CURWOOD: If you're looking for a brand new home these days, you could look in a showroom, or a catalog, or even online. For the most part, new houses are commodities, no different than cars or computers. They are built by people who will never live in them. But once in a while, a house is built in a way that hearkens back to a time when people relied more on community than on the market. Producer Peter Thomson recently found himself involved in such a project.

THOMSON: I'd seen my friend Stefan only once in the last dozen years or so, and maybe only three or four times since he moved away when we were 14. But I'd always missed him, and I finally tracked him down to invite him to a big party I was having.

I got an almost instant reply. "We'd love to come." But before my party, he was having one of his own. "We've bought a piece of land outside Ithaca," he wrote. "We're having a house raising party. Want to come?" Ithaca is 400 miles away from my house in Boston, and I can't remember the last time I touched a 2 by 4. But I knew I had to be there. The plan was to raise the house from the foundation to the roof in three days.


THOMSON: It sounded ambitious, but when I arrived late in the first day, the walls of the first floor were already up.



LIZ: Peter!


LIZ: It's happening. There was no house here this morning. It's like time-lapse photography.

(Photo: Peter Thomson)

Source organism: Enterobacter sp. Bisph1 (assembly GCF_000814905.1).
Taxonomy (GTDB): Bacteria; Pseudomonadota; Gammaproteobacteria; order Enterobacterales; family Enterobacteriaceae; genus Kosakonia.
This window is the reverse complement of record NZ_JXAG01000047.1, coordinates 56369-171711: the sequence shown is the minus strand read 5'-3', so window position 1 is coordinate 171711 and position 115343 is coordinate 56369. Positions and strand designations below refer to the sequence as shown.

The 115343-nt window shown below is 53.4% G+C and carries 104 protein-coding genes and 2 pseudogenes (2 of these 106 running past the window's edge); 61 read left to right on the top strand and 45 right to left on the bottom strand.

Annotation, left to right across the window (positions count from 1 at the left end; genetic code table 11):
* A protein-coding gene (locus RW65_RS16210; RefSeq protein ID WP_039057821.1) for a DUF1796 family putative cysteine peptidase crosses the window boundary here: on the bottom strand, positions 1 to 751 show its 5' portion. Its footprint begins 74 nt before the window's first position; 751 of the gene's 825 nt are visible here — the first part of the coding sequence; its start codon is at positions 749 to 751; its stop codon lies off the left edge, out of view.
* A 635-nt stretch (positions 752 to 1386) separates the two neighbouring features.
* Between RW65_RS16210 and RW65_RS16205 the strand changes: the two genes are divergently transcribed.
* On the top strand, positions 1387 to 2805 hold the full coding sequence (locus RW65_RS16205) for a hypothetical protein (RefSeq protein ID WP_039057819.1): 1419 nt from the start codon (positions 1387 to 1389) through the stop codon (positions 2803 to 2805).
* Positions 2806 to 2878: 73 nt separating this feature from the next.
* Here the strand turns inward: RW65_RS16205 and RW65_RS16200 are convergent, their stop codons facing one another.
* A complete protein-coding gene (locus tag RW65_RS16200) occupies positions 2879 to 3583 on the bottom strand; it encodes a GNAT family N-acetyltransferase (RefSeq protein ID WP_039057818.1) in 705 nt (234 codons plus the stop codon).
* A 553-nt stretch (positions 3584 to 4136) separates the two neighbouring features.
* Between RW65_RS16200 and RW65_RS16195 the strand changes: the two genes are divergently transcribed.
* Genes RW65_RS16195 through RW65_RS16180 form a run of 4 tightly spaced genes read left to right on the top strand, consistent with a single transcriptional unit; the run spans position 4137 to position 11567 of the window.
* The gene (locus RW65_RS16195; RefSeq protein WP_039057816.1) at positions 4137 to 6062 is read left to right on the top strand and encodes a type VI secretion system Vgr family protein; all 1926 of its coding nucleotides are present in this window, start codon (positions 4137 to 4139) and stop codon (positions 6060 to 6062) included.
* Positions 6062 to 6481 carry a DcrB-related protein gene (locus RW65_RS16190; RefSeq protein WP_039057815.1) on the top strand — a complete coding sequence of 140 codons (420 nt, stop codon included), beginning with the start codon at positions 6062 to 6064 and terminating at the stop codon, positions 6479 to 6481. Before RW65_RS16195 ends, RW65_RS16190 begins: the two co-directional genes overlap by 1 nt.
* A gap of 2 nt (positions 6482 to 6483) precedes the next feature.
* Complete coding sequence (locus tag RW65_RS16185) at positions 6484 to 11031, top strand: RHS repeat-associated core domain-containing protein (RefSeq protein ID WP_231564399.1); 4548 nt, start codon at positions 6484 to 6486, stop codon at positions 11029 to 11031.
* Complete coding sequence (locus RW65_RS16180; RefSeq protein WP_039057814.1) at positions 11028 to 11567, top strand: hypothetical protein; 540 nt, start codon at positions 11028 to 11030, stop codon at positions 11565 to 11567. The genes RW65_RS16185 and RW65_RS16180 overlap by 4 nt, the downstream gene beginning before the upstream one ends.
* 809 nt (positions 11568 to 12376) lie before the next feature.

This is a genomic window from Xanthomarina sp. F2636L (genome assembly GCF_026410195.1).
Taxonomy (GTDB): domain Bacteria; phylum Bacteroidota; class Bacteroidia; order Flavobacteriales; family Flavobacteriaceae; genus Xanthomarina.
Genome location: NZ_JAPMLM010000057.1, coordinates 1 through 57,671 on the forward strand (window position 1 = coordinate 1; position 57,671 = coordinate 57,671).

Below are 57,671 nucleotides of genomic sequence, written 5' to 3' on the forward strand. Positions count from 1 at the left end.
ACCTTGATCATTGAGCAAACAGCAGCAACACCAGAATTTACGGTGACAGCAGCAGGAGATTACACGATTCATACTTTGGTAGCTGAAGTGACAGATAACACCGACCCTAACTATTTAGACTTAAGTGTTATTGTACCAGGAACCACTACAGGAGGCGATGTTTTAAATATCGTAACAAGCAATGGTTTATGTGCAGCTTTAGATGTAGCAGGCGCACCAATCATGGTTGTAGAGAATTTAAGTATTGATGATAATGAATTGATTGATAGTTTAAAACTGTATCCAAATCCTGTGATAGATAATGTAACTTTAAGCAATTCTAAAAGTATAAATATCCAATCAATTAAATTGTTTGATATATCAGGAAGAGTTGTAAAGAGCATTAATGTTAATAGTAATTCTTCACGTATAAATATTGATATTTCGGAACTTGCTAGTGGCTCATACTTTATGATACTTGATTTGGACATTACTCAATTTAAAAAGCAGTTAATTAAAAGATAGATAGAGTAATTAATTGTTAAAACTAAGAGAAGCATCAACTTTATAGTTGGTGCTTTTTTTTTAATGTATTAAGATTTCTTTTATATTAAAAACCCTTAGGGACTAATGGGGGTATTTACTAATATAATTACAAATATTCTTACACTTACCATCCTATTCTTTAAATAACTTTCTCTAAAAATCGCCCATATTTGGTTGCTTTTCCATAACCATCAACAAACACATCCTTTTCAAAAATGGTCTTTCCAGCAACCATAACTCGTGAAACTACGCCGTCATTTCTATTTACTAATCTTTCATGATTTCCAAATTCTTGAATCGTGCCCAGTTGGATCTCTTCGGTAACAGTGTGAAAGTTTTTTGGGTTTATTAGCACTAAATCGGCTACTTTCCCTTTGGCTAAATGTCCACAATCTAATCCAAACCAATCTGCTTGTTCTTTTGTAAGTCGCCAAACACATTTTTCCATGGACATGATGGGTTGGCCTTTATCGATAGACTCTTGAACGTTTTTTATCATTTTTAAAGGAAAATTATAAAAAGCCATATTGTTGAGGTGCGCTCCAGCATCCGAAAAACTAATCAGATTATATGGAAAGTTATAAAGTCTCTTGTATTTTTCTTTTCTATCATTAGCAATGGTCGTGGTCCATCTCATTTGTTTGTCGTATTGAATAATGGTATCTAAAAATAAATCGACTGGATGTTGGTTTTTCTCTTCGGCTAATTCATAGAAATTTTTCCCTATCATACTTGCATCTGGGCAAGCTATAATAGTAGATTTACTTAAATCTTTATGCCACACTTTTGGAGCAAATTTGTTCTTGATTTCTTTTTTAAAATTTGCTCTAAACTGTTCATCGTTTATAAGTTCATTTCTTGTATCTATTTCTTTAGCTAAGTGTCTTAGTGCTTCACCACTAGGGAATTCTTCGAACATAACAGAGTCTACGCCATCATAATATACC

THOMSON: Liz is Stefan's wife. We stood before a swarm of activity; a human anthill rising up between a patch of woods in a big, empty upstate New York cornfield. Thirty or so people were sawing boards, hauling lumber, taking measurements, firing nail guns like pistols at a carnival midway, all to the beat of a classic rock soundtrack. Before long, I spotted Stefan amid the swarm as well. He'd grown a beard since I'd last saw him, and was roaming the site in what seemed an almost ecstatic state – a kind of focused frenzy. He looked like some sort of shaman.

STEFAN: Hi Peter.

THOMSON: Hi Stefan.

STEFAN: Let's see. Okay, follow me.

THOMSON: Like I said, we hadn't seen each other for years, but this was no time to catch up. He put me right to work with a bunch of other guys.


STEFAN: Peter, Peter, John, Tim.

JOHN: Hi Peter, John.

THOMSON: How are you doing?

TIM: How are you?

JOHN: Here is the job.

STEFAN: We've got to get all of the plywood, all of that plywood onto those horses. The lines facing out, and up.


STEFAN: So work in pairs.

THOMSON: We set to work stacking sheets of plywood on saw horses next to the house. Another crew hauled the boards up above our heads, where they would become the walls of the second story. Around the corner, still others were framing a mudroom.


THOMSON: A good deal of the group seemed to be greenhorns like me. It felt like a fantasy camp for novice builders.


THOMSON: But some people clearly knew what they were doing. The house was going up fast, and they were all working for free. At every turn I was introduced to somebody new.

RANDY: I'm Randy, hi.

THOMSON: Hi Randy, I'm Peter.

ROSE: Oh, I'm sorry.

THOMSON: That's okay.

RANDY: Hi Peter, good to meet you.

THOMSON: Nice to meet you.

ROSE: Lucy Rose.

THOMSON: Hi Lucy Rose.

It went on like that all weekend. I was working alongside a bunch of people I'd never met, building a house for people I hadn't seen in years, in a place that I'd never been. And it seemed that others here had a similar story. What united us were only our ties to Stefan and Liz. There were old friends of theirs from Boston, family from Canada, DC and Massachusetts, local friends and colleagues, and new neighbors from across the street. The disparate threads of 40-plus years of Stefan and Liz's lives were being wound together into one single strand, for one weekend, for this one purpose: building their family a house, and helping to bring them home.